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Plant Physiol. May 1987; 84(1): 73–77.
PMCID: PMC1056530

Effects of Cold Hardening on the Regulation of Polyamine Levels in Wheat (Triticum aestivum L.) and Alfalfa (Medicago sativa L.) 1


When leaves of wheat (Triticum aestivum L.) are exposed to a cold hardening temperature, a major accumulation of putrescine (6-9 times) takes place. Spermidine accumulates to a lesser extent and, conversely, spermine decreases slightly. These variations are completely reversible when plants are returned to initial growing conditions. A similar response is obtained with crowns. During cold hardening, arginine decarboxylase activity remains near its initial level while a considerable loss of activity is observed in control plants. Ornithine decarboxylase and diamine oxidase activity levels are not substantially modified by the treatment. Alfalfa (Medicago sativa L.) also accumulates putrescine under low temperature stress, indicating that this phenomenon is not typical of cereals. The physiological significance of this accumulation of putrescine is still unexplained but the results obtained suggest the involvement of polyamines in the biochemical processes of cold hardening.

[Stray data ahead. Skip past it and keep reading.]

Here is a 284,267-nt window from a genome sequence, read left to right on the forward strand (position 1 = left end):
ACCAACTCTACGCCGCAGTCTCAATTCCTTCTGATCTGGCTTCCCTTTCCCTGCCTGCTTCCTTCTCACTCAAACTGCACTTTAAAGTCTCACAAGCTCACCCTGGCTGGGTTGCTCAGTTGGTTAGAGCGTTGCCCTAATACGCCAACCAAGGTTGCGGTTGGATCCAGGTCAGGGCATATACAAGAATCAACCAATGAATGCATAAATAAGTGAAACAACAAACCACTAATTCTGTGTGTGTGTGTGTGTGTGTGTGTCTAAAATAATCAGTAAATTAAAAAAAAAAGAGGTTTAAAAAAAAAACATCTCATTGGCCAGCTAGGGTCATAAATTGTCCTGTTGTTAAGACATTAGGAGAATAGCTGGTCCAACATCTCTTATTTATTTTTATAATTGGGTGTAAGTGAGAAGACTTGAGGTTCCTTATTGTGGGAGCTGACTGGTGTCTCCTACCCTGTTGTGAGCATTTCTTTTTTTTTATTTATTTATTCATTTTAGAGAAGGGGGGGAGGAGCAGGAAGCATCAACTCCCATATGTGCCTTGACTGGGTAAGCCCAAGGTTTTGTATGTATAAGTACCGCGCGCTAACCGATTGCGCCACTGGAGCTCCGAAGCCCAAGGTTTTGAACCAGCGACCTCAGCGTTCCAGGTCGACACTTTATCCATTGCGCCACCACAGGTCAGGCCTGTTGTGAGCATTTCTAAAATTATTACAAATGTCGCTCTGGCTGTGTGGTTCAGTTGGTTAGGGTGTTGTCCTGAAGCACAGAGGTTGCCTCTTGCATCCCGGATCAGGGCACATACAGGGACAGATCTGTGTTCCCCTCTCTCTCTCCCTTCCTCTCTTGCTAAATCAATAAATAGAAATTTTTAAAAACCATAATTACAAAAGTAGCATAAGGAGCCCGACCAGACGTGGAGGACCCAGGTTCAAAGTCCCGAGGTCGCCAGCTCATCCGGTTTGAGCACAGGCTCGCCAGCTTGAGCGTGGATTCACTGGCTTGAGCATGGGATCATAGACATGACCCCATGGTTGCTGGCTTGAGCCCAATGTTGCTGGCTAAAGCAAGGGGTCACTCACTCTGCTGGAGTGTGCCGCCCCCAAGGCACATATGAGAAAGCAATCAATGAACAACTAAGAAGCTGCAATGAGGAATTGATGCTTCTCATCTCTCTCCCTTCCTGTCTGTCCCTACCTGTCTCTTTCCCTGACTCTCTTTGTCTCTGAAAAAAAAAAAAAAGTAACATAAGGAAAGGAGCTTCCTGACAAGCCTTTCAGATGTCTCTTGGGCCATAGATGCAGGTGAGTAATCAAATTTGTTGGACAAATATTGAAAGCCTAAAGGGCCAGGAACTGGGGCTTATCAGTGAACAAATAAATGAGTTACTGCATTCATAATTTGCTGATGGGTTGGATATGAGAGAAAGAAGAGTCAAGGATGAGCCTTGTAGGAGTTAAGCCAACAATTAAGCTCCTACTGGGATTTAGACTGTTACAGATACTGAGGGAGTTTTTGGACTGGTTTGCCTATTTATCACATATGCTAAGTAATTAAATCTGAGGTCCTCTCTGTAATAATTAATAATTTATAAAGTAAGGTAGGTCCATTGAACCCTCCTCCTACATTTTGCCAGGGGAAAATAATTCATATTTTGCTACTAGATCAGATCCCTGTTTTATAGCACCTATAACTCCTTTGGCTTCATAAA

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Selected References

These references are in PubMed. This may not be the complete list of references from this article.
  • Dai YR, Kaur-Sawhney R, Galston AW. Promotion by gibberellic Acid of polyamine biosynthesis in internodes of light-grown dwarf peas. Plant Physiol. 1982 Jan;69(1):103–106. [PMC free article] [PubMed]
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  • Siminovitch D, Rheaume B, Pomeroy K, Lepage M. Phospholipid, protein, and nucleic acid increases in protoplasm and membrane structures associated with development of extreme freezing resistance in black locust tree cells. Cryobiology. 1968 Nov-Dec;5(3):202–225. [PubMed]
  • Slocum RD, Kaur-Sawhney R, Galston AW. The physiology and biochemistry of polyamines in plants. Arch Biochem Biophys. 1984 Dec;235(2):283–303. [PubMed]
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Articles from Plant Physiology are provided here courtesy of American Society of Plant Biologists


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